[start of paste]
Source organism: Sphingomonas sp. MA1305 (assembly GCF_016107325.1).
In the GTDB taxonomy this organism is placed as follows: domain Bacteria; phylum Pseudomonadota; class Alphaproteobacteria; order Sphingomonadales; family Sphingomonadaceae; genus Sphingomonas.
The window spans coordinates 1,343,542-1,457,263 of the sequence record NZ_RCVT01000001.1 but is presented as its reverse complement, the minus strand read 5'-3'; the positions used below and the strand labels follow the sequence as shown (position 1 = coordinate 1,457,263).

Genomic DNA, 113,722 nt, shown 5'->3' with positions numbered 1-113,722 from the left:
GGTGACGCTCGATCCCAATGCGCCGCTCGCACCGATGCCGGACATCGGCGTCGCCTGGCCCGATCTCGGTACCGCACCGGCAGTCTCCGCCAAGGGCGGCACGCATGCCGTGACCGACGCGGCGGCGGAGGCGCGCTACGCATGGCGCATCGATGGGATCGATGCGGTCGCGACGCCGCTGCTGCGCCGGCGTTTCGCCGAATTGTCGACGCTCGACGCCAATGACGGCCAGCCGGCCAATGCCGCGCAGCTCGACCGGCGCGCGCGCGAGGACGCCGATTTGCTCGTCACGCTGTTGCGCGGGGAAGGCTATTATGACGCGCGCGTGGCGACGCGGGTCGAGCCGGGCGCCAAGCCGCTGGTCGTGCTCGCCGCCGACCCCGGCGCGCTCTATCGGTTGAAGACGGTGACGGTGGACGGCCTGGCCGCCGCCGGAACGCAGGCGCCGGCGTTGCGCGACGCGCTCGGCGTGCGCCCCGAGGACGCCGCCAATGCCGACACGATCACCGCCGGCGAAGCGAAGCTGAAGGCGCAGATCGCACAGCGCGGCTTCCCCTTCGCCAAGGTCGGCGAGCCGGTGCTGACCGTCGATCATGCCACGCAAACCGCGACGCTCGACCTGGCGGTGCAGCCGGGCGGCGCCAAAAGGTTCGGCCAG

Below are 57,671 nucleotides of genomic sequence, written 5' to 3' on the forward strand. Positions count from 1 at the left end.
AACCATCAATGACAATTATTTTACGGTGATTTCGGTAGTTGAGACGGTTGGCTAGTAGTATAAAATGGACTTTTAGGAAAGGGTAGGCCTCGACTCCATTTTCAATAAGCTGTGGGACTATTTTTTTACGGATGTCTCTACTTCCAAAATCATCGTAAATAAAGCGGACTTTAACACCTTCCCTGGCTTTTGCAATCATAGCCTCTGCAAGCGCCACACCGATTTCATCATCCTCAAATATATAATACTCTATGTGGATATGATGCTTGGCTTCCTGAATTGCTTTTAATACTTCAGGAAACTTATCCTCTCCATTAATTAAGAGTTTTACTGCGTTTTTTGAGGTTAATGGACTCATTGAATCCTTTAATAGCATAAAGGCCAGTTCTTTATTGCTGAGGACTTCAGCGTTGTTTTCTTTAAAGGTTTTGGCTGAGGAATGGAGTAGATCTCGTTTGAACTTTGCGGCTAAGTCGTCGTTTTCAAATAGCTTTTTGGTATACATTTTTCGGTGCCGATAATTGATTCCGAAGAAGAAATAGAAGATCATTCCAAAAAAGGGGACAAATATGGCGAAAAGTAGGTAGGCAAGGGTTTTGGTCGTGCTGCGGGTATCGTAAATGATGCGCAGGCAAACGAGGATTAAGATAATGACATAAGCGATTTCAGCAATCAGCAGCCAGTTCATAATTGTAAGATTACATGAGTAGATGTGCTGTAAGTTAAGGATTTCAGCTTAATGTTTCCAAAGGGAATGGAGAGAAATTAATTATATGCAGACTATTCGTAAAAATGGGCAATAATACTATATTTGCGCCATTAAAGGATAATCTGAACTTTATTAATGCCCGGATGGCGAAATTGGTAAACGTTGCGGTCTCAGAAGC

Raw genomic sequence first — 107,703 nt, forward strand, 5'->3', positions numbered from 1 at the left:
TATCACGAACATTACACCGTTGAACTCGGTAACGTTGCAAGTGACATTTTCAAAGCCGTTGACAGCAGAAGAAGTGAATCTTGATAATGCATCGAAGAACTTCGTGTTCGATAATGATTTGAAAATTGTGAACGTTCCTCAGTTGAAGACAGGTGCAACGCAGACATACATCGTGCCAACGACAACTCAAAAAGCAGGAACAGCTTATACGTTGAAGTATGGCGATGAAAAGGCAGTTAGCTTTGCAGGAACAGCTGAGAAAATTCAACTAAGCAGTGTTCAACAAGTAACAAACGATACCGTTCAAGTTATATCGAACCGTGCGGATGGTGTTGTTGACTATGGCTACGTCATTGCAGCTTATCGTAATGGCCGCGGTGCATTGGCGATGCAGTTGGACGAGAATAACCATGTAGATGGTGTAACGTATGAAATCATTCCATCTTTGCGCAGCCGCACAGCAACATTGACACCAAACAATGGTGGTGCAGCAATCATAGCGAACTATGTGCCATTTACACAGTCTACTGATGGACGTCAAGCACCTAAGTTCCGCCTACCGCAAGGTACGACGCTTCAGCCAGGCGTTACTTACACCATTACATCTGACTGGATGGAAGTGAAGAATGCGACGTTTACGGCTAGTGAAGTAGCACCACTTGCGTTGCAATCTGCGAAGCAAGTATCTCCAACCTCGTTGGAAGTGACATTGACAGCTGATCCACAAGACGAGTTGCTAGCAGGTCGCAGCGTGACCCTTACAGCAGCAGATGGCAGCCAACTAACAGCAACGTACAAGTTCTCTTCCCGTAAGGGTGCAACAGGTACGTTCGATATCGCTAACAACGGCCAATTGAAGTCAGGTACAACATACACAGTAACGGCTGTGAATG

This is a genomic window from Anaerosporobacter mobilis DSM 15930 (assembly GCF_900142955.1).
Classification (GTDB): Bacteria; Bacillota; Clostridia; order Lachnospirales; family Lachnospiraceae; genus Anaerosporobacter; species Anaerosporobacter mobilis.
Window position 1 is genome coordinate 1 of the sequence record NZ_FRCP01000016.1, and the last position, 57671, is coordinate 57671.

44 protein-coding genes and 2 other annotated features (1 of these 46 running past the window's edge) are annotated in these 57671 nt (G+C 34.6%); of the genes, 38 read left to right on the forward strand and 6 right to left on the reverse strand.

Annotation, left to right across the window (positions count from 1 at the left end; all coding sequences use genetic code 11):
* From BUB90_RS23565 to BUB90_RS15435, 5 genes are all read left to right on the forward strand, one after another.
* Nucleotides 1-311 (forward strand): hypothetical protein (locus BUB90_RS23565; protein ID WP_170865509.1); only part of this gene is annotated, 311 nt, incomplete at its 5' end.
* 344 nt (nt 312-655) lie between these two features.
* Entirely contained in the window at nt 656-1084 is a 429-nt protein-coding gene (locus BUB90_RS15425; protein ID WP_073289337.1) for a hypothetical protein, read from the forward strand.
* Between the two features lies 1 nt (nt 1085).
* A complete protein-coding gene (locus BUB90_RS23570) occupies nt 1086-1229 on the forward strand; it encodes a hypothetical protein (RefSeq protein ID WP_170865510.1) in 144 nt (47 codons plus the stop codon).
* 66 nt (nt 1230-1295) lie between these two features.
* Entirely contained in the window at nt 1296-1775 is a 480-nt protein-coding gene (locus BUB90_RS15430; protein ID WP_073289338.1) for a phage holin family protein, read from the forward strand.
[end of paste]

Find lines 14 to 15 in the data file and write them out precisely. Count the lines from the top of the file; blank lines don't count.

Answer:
Annotation, left to right across the window (positions count from 1 at the left end; all coding sequences use genetic code 11):
* From BUB90_RS23565 to BUB90_RS15435, 5 genes are all read left to right on the forward strand, one after another.